Local administrators operate largely in a culture where they wait for instructions and for the rest, as one administrator described, its "complete rest in comfortable conditions!"
The practice of planning however, as Accountability Initiative's studies reveal, is vastly different. The SSA budget is deeply centralised. Schools have expenditure discretion over less than 1% of the total education budget, making school plans irrelevant to the planning and budgeting exercise. Districts prepare annual plans. However, they do this without key information such as resource availability in a given year. Consequently district plans, are no more than a wish-list and the eventual approved budget bears little resemblance to what districts plan for. For instance, our analysis of district plans in 2012-13 revealed that a mere 59% of the budget proposed by Nalanda district in Bihar was finally approved. Similarly in 2011-12, only 79% of the budget proposed by Kangra district in Himachal Pradesh was approved. Even the state faces similar problems and often final approved budgets reflect priorities set by the central government. The result: an annual budget that has remarkably little connect with local needs and priorities. Given this reality, local administrators operate largely in a culture where they wait for instructions and for the rest, as one administrator described, its "complete rest in comfortable conditions!"
Poor public finance management systems add to the problem. The current expenditure management system is designed as a "push" system with a hierarchical chain of command. Accordingly, every expenditure authority is charged with releasing lump sum installments to the next level of the administration. The release of these installments is based on multiple levels of authorisation and clearances. Delays at one level have a knock-on effect through the system. And most often, even when plans and budgets are approved, money rarely flows in a timely fashion. In a recent study on the National Health Mission in Uttar Pradesh, Accountability Initiative researchers found that only 10% of the states' annual budget had been released in November 2014. Since the financial year closes in March, this late release resulted in a chaotic last-minute rush to spend. We analysed spending in four districts to discover that as much as 56% of the total annual budget was spent between January and March 2015.
According to one estimate... approximately ₹1 lakh crores of development funds stay parked in banks... earning interest for the banks but doing precious little for the country.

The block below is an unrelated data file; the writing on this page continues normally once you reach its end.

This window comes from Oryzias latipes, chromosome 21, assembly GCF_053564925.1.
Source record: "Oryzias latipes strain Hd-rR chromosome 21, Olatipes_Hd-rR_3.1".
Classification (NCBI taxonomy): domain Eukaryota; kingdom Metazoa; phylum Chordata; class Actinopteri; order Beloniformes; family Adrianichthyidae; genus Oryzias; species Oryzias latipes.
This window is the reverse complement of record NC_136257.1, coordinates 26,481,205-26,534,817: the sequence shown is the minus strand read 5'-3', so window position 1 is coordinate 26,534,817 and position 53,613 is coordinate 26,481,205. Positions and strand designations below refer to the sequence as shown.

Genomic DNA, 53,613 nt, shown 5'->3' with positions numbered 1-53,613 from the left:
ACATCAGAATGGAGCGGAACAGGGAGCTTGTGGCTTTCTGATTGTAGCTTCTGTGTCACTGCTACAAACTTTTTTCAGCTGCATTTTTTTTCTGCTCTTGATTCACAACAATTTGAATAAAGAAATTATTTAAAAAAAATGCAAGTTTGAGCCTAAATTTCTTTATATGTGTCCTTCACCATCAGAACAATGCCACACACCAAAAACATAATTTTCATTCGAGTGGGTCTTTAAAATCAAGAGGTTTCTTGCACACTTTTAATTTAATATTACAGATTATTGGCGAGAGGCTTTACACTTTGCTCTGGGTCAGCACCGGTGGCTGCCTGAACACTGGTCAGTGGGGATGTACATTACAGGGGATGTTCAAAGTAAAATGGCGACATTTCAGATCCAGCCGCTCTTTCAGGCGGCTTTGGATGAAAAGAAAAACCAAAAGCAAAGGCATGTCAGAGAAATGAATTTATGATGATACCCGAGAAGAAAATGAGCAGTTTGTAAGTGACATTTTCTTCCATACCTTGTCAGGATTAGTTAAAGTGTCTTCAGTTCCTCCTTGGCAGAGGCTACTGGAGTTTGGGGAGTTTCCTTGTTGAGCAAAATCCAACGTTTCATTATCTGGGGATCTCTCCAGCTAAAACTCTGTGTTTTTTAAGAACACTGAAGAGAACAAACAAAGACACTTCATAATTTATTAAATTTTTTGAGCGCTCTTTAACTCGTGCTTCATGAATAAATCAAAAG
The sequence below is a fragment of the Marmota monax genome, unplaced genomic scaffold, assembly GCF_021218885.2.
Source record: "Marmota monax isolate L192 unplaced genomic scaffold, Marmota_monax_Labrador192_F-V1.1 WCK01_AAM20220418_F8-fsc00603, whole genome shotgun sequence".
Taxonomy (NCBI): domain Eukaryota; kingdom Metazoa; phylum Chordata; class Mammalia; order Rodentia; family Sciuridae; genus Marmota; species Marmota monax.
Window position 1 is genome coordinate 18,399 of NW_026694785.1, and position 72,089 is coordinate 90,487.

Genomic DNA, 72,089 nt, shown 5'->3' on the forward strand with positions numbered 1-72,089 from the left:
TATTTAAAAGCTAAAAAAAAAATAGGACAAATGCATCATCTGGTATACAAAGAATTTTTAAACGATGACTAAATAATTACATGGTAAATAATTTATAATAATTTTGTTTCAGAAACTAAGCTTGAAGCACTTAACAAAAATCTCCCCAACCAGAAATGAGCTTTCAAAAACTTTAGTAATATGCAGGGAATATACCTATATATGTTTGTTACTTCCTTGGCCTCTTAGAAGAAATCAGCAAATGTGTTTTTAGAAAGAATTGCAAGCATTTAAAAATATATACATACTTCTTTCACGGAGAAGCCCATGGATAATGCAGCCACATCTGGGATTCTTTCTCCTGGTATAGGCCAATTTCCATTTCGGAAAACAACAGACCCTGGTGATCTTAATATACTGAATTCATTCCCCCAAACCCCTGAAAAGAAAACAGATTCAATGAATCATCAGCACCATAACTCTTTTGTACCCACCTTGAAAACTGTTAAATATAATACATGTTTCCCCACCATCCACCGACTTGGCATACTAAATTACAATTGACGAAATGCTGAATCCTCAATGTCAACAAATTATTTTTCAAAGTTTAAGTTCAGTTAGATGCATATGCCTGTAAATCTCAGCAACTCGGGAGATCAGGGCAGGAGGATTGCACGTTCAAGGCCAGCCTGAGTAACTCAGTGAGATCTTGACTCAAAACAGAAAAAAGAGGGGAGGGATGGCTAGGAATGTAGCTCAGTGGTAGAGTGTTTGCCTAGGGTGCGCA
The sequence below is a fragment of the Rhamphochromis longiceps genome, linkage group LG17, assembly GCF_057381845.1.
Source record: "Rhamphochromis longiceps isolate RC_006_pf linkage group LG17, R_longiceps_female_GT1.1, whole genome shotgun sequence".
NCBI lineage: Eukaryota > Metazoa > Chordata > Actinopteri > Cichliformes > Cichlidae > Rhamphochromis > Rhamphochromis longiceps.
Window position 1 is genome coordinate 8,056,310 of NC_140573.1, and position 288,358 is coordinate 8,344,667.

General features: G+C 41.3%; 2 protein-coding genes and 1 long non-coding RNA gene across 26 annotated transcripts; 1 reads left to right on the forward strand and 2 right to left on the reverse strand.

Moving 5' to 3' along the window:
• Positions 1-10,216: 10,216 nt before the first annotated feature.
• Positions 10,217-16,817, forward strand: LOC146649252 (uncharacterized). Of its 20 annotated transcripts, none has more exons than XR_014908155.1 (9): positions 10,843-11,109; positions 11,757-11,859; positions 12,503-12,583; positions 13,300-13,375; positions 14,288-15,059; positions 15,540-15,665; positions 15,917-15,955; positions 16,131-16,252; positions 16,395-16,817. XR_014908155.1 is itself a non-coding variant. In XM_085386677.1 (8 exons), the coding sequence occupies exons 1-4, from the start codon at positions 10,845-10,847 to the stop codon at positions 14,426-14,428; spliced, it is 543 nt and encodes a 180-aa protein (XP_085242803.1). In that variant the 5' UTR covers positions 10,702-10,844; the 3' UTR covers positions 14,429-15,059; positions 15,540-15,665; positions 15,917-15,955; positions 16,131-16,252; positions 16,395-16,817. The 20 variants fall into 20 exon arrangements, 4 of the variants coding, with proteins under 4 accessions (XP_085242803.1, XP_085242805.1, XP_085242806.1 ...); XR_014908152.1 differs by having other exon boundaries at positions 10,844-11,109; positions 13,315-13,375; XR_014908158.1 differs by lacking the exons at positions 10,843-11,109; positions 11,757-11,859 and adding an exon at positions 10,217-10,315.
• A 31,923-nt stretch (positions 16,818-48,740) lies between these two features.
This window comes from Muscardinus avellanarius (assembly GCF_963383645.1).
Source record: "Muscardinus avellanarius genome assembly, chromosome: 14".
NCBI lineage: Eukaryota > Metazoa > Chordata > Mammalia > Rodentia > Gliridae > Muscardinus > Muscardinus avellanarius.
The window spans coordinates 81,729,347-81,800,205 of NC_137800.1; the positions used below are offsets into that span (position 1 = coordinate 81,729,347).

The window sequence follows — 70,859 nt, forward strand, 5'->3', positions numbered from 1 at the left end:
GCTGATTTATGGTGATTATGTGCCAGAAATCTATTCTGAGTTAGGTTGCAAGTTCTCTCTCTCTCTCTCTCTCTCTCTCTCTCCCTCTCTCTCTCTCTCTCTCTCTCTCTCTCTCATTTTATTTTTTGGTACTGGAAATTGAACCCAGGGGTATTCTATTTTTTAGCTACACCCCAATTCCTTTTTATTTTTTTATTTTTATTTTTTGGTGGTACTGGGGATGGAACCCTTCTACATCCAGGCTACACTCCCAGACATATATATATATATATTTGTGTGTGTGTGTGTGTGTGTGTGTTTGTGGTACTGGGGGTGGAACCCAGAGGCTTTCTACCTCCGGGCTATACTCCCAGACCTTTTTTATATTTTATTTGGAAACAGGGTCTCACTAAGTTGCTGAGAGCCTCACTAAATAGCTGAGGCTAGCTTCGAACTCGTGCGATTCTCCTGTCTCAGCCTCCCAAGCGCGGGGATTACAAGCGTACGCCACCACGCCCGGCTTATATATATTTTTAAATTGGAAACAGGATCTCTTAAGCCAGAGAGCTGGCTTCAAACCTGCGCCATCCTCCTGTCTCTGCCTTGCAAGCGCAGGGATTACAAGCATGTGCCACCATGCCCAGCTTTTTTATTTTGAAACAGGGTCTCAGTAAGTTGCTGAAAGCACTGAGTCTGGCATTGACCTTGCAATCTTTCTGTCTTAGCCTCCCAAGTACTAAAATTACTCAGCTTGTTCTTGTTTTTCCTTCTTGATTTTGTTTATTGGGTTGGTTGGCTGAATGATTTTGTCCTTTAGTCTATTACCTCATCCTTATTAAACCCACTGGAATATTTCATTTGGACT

Education doesn't fare much better. As we have discovered through our surveys of more than 50% schools in India, even small grants that schools are expected to receive annually for essential purchases make their way to school bank accounts somewhere between November and December – well over halfway in to the school year!
These delays cost India heavily. The slow movement of money results in significant underspending. These unspent balances are parked in banks—according to one estimate by Dr. Santosh Mathew, approximately ₹1 lakh crores of development funds stay parked in banks at various levels, earning interest for the banks but doing precious little for the country.
Worse, when money arrives toward the end of the financial year the pressures to spend and complete paper work in time to meet the end-of-year deadlines are enormous. This results in a last minute rush that divorces expenditure from needs on the ground. Over the years we've met enterprising headmasters who've used their money to buy fire extinguishers for schools that are yet to construct their buildings; for desks and chairs when they already have them; and to whitewash walls even when the walls look perfectly clean all in order to make sure they have their utilisation certificates ready for the auditors to inspect and the next year's installment to be released.
If [Modi] really wants to eliminate corruption... then he must ensure that government money reaches where it should. The tools exist—all he needs to do is roll the dice.
The sad truth is that the problem is well known and the solutions exist. Technology can easily be deployed to develop an expenditure system that allows for a real-time flow of money. There have been several committees, including most recently the Technology Advisory Group headed by Nandan Nilekani in 2011 that recommended the creation of an Expenditure Information Network to move money. But, none of these reports have translated into any real change on the ground.
Through demonetisation, Prime Minister Modi has sought to capture the public's imagination as the champion of anti-corruption. But if he really wants to eliminate corruption that the vast majority of Indians face in their daily lives then he must begin by ensuring that government money reaches where it should, transparently and on time. The tools exist—all he needs to do is roll the dice.